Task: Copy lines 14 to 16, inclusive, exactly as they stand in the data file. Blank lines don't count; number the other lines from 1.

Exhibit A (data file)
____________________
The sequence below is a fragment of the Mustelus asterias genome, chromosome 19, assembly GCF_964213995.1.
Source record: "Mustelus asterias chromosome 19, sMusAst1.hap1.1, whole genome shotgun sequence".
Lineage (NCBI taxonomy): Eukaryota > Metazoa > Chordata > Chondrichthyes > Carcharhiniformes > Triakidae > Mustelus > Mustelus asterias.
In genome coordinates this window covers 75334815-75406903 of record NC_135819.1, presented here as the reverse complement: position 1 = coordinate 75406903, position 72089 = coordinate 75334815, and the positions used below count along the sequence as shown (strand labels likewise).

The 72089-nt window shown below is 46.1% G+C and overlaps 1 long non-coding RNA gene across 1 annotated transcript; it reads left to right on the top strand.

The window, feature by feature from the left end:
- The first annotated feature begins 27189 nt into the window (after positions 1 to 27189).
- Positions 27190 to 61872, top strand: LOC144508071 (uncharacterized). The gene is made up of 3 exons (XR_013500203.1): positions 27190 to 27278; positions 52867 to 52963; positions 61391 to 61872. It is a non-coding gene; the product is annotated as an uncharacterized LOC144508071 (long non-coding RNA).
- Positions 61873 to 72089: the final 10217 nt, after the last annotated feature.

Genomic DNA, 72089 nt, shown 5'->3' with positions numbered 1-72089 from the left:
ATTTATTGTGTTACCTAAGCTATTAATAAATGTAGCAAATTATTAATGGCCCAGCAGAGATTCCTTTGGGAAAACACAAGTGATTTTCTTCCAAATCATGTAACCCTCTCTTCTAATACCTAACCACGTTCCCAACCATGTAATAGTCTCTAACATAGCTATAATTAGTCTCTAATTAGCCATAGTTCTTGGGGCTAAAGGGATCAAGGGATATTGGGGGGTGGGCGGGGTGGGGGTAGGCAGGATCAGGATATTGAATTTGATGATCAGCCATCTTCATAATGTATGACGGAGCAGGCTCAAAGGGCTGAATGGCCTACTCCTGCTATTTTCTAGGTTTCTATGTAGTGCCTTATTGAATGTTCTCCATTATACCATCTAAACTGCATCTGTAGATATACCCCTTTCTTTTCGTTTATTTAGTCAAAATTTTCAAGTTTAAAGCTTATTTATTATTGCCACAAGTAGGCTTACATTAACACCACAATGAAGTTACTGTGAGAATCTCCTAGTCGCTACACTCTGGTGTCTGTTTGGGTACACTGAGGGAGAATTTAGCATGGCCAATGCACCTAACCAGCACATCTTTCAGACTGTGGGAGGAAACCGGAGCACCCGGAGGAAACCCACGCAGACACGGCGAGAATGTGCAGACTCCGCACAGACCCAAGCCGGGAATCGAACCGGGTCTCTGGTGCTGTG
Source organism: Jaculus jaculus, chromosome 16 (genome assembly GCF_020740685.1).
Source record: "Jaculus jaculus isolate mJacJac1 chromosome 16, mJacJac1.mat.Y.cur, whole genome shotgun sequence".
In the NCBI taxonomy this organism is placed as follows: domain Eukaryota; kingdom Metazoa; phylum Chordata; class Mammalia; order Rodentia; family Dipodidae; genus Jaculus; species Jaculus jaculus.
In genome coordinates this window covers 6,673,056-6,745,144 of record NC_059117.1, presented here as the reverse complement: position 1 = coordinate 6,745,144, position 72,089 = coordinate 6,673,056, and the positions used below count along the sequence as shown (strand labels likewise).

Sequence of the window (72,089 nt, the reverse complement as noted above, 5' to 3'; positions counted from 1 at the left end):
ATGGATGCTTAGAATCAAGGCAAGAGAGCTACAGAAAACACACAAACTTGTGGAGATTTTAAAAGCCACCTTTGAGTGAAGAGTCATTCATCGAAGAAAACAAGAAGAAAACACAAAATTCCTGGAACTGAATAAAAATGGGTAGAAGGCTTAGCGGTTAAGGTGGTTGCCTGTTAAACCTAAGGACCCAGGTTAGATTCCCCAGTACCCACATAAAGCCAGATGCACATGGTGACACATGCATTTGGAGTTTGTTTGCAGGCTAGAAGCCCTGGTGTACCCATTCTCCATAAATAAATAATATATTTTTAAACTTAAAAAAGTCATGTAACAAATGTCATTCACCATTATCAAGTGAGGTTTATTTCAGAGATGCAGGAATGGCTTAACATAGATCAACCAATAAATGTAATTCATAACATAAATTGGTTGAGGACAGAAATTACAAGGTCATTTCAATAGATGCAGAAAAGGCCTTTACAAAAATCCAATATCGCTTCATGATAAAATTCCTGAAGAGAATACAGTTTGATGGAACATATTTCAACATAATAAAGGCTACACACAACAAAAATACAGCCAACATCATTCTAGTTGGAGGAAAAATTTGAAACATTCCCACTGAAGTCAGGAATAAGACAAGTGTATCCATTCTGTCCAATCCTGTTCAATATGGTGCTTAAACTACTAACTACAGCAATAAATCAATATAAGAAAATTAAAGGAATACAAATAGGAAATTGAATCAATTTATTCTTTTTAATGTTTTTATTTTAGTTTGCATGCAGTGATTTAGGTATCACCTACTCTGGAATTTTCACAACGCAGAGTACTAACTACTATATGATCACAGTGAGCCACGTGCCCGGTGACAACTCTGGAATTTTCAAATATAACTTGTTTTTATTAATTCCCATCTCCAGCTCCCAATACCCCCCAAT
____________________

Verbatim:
In the NCBI taxonomy this organism is placed as follows: domain Eukaryota; kingdom Metazoa; phylum Chordata; class Mammalia; order Rodentia; family Dipodidae; genus Jaculus; species Jaculus jaculus.
In genome coordinates this window covers 6,673,056-6,745,144 of record NC_059117.1, presented here as the reverse complement: position 1 = coordinate 6,745,144, position 72,089 = coordinate 6,673,056, and the positions used below count along the sequence as shown (strand labels likewise).

Sequence of the window (72,089 nt, the reverse complement as noted above, 5' to 3'; positions counted from 1 at the left end):